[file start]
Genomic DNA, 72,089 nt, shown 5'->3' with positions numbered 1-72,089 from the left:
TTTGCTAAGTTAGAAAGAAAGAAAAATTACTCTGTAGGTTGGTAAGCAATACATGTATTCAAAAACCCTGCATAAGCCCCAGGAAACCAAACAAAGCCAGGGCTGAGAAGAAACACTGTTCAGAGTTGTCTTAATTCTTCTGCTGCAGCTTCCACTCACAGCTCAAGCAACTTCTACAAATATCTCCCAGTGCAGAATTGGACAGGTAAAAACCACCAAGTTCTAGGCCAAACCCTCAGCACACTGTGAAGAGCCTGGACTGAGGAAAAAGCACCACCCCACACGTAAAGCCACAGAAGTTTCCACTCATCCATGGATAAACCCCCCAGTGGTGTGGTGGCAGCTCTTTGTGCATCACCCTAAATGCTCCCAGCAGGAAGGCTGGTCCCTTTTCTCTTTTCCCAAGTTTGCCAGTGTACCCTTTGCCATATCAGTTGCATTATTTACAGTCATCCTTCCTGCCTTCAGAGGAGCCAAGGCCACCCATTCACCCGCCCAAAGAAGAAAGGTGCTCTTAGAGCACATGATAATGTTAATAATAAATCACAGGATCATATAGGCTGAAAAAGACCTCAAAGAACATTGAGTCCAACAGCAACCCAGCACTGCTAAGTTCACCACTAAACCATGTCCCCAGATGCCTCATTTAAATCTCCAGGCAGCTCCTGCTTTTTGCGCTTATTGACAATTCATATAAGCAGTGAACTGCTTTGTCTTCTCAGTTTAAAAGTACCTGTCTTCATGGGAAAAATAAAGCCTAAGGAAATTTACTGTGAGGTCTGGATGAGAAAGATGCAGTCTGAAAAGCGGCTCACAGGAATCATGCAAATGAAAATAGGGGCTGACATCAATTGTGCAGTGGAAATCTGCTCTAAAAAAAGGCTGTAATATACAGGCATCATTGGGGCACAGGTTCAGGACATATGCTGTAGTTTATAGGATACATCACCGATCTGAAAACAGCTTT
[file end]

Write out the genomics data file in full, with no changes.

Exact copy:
Genomic DNA, 72,089 nt, shown 5'->3' with positions numbered 1-72,089 from the left:
TTTGCTAAGTTAGAAAGAAAGAAAAATTACTCTGTAGGTTGGTAAGCAATACATGTATTCAAAAACCCTGCATAAGCCCCAGGAAACCAAACAAAGCCAGGGCTGAGAAGAAACACTGTTCAGAGTTGTCTTAATTCTTCTGCTGCAGCTTCCACTCACAGCTCAAGCAACTTCTACAAATATCTCCCAGTGCAGAATTGGACAGGTAAAAACCACCAAGTTCTAGGCCAAACCCTCAGCACACTGTGAAGAGCCTGGACTGAGGAAAAAGCACCACCCCACACGTAAAGCCACAGAAGTTTCCACTCATCCATGGATAAACCCCCCAGTGGTGTGGTGGCAGCTCTTTGTGCATCACCCTAAATGCTCCCAGCAGGAAGGCTGGTCCCTTTTCTCTTTTCCCAAGTTTGCCAGTGTACCCTTTGCCATATCAGTTGCATTATTTACAGTCATCCTTCCTGCCTTCAGAGGAGCCAAGGCCACCCATTCACCCGCCCAAAGAAGAAAGGTGCTCTTAGAGCACATGATAATGTTAATAATAAATCACAGGATCATATAGGCTGAAAAAGACCTCAAAGAACATTGAGTCCAACAGCAACCCAGCACTGCTAAGTTCACCACTAAACCATGTCCCCAGATGCCTCATTTAAATCTCCAGGCAGCTCCTGCTTTTTGCGCTTATTGACAATTCATATAAGCAGTGAACTGCTTTGTCTTCTCAGTTTAAAAGTACCTGTCTTCATGGGAAAAATAAAGCCTAAGGAAATTTACTGTGAGGTCTGGATGAGAAAGATGCAGTCTGAAAAGCGGCTCACAGGAATCATGCAAATGAAAATAGGGGCTGACATCAATTGTGCAGTGGAAATCTGCTCTAAAAAAAGGCTGTAATATACAGGCATCATTGGGGCACAGGTTCAGGACATATGCTGTAGTTTATAGGATACATCACCGATCTGAAAACAGCTTT